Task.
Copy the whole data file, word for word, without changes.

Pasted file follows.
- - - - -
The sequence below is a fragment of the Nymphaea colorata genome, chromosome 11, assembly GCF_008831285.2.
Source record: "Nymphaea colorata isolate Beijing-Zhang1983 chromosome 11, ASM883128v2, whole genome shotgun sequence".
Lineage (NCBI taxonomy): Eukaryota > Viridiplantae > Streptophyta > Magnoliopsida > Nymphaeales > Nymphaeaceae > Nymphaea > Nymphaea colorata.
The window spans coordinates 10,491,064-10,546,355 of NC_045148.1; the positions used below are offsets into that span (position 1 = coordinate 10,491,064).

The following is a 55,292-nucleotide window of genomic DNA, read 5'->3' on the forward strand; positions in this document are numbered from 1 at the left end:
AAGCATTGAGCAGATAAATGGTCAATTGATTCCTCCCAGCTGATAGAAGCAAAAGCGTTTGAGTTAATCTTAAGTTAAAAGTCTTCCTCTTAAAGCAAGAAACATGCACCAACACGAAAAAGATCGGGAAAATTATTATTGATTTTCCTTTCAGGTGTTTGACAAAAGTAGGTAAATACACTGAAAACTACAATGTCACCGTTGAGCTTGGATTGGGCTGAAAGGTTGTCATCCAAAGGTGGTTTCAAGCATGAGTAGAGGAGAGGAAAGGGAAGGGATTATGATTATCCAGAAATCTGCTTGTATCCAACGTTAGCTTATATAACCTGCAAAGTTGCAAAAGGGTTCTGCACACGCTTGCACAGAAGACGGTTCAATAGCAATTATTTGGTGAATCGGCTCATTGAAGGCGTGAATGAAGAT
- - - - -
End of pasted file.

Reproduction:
The sequence below is a fragment of the Nymphaea colorata genome, chromosome 11, assembly GCF_008831285.2.
Source record: "Nymphaea colorata isolate Beijing-Zhang1983 chromosome 11, ASM883128v2, whole genome shotgun sequence".
Lineage (NCBI taxonomy): Eukaryota > Viridiplantae > Streptophyta > Magnoliopsida > Nymphaeales > Nymphaeaceae > Nymphaea > Nymphaea colorata.
The window spans coordinates 10,491,064-10,546,355 of NC_045148.1; the positions used below are offsets into that span (position 1 = coordinate 10,491,064).

The following is a 55,292-nucleotide window of genomic DNA, read 5'->3' on the forward strand; positions in this document are numbered from 1 at the left end:
AAGCATTGAGCAGATAAATGGTCAATTGATTCCTCCCAGCTGATAGAAGCAAAAGCGTTTGAGTTAATCTTAAGTTAAAAGTCTTCCTCTTAAAGCAAGAAACATGCACCAACACGAAAAAGATCGGGAAAATTATTATTGATTTTCCTTTCAGGTGTTTGACAAAAGTAGGTAAATACACTGAAAACTACAATGTCACCGTTGAGCTTGGATTGGGCTGAAAGGTTGTCATCCAAAGGTGGTTTCAAGCATGAGTAGAGGAGAGGAAAGGGAAGGGATTATGATTATCCAGAAATCTGCTTGTATCCAACGTTAGCTTATATAACCTGCAAAGTTGCAAAAGGGTTCTGCACACGCTTGCACAGAAGACGGTTCAATAGCAATTATTTGGTGAATCGGCTCATTGAAGGCGTGAATGAAGAT